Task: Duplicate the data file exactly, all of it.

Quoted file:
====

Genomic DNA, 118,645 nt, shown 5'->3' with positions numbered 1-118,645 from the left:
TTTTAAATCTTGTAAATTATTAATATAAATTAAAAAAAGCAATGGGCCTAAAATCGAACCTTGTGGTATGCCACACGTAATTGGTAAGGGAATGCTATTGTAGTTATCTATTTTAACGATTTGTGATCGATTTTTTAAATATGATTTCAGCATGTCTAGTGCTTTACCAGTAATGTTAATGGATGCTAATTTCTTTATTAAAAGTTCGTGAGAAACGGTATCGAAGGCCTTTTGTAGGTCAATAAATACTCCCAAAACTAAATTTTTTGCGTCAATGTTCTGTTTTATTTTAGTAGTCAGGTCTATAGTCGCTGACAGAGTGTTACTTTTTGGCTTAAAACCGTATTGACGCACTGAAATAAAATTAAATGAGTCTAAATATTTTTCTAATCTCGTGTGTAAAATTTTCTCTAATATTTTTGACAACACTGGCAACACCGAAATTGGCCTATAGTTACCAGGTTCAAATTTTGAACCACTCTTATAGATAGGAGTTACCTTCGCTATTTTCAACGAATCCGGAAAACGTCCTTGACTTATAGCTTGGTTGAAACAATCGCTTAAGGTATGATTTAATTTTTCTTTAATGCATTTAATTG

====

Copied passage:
Genomic DNA, 118,645 nt, shown 5'->3' with positions numbered 1-118,645 from the left:
TTTTAAATCTTGTAAATTATTAATATAAATTAAAAAAAGCAATGGGCCTAAAATCGAACCTTGTGGTATGCCACACGTAATTGGTAAGGGAATGCTATTGTAGTTATCTATTTTAACGATTTGTGATCGATTTTTTAAATATGATTTCAGCATGTCTAGTGCTTTACCAGTAATGTTAATGGATGCTAATTTCTTTATTAAAAGTTCGTGAGAAACGGTATCGAAGGCCTTTTGTAGGTCAATAAATACTCCCAAAACTAAATTTTTTGCGTCAATGTTCTGTTTTATTTTAGTAGTCAGGTCTATAGTCGCTGACAGAGTGTTACTTTTTGGCTTAAAACCGTATTGACGCACTGAAATAAAATTAAATGAGTCTAAATATTTTTCTAATCTCGTGTGTAAAATTTTCTCTAATATTTTTGACAACACTGGCAACACCGAAATTGGCCTATAGTTACCAGGTTCAAATTTTGAACCACTCTTATAGATAGGAGTTACCTTCGCTATTTTCAACGAATCCGGAAAACGTCCTTGACTTATAGCTTGGTTGAAACAATCGCTTAAGGTATGATTTAATTTTTCTTTAATGCATTTAATTG